When psoriasis affects the face, it often appears on the eyebrows, upper lips, the area between the nose and the lip, and on the forehead. Facial psoriasis needs careful treatment given the sensitivity of facial skin.
Inverse psoriasis mostly affects the genital region but other types of psoriasis can also affect this part of the body. Mostly diagnosed in men, genital psoriasis requires immediate treatment to mitigate the uncomfortable and often painful skin inflammation.
Inverse psoriasis may also develop beneath the breasts, in the armpits and inner thighs. Sweating and rubbing can cause further inflammation and worsen the psoriasis on these areas.
Feet, nails and hands
Just like facial psoriasis, hand and foot psoriasis needs to be treated immediately and with care. Often, the red patches may appear in the form of blisters and cracks that may be prone to infections.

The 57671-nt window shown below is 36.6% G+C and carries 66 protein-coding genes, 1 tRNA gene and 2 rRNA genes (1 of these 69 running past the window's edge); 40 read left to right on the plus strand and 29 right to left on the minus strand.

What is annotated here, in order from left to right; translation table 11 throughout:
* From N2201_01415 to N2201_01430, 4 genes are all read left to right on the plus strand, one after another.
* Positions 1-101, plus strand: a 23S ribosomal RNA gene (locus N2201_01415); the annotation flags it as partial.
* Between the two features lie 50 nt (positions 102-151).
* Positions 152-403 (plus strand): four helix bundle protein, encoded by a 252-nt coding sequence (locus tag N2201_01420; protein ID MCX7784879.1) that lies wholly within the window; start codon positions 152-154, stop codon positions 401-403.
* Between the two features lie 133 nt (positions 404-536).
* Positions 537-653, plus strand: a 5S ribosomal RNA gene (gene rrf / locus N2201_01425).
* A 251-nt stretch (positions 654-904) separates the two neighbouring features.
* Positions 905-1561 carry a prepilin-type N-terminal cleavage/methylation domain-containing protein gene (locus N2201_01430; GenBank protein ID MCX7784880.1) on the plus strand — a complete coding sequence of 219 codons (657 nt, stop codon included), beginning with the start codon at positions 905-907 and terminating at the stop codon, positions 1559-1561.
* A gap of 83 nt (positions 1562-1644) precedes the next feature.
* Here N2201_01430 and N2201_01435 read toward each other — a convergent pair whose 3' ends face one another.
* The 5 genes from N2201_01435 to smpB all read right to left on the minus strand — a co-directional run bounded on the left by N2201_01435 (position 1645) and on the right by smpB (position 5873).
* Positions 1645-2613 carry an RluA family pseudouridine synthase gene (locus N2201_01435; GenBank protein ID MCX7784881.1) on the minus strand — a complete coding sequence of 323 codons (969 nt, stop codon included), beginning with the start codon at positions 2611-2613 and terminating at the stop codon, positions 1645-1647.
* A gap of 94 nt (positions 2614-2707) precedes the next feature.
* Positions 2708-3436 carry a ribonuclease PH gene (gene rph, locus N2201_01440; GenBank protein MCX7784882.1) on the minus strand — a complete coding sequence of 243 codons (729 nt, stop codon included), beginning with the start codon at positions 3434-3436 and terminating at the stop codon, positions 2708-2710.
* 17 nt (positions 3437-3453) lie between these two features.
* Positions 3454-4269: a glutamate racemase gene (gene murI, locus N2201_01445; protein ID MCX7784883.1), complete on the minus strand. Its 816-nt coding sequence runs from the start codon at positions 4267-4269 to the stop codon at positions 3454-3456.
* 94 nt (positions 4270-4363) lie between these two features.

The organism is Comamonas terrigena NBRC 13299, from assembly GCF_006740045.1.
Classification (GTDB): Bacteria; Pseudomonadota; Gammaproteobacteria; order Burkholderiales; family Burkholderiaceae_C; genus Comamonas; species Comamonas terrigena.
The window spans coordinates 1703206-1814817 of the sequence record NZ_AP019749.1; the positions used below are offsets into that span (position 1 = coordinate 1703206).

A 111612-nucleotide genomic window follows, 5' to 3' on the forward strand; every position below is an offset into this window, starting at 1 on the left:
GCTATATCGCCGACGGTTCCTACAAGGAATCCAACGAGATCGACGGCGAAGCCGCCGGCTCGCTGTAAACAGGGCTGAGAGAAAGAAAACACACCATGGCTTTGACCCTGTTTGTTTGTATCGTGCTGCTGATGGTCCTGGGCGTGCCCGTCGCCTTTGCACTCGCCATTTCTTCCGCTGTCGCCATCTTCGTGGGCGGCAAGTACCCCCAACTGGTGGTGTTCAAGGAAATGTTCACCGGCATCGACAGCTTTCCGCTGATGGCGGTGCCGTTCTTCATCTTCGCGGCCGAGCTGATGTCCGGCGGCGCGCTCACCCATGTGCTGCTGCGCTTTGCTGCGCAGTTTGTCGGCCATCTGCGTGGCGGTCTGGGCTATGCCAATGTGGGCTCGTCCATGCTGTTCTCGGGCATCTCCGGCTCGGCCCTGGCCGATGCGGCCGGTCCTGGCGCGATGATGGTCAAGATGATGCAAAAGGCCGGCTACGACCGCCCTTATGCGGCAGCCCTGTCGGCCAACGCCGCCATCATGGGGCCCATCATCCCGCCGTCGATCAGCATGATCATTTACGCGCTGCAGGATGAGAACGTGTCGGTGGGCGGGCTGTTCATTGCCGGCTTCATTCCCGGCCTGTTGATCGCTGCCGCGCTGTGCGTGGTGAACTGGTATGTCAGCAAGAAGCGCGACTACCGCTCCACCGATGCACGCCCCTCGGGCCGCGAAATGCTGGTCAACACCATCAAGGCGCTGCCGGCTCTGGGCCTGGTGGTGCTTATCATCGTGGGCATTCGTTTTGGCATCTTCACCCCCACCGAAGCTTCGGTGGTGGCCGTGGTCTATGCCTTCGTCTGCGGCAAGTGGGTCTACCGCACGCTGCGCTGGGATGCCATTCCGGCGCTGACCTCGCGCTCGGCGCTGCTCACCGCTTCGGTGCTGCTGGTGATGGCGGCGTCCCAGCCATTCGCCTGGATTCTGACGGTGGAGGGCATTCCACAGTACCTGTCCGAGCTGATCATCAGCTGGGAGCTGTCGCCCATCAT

Psoriasis of any type usually causes nail changes in up to 80 percent of people with this condition.
Levels of Severity
Psoriasis can be severe, moderate or mild depending on the extent to the body is affected and the impact it has on an individual’s quality of life.
Because this condition can be itchy and painful, it may hinder a person from carrying on with their activities of daily living.
Generally, psoriasis is considered mild if it affects less than 3 percent of the body. It is categorized as moderate if it affects between 3 and 10 percent of the body and severe if the psoriasis covers more than 10 percent of the body.
No matter the level of severity, psoriasis is a treatable disease. Mild psoriasis can be treated using over-the-counter tropical medications and shampoos but if these do not work, seek a doctor’s advice. Alternatively, take a look at this new FDA approved treatment here.
Doctors usually prescribe oral, tropical or injectable drugs depending on the severity of psoriasis. Mild to moderate psoriasis may only require tropical and oral medication while injectable and biologic medicines are usually prescribed for severe psoriasis.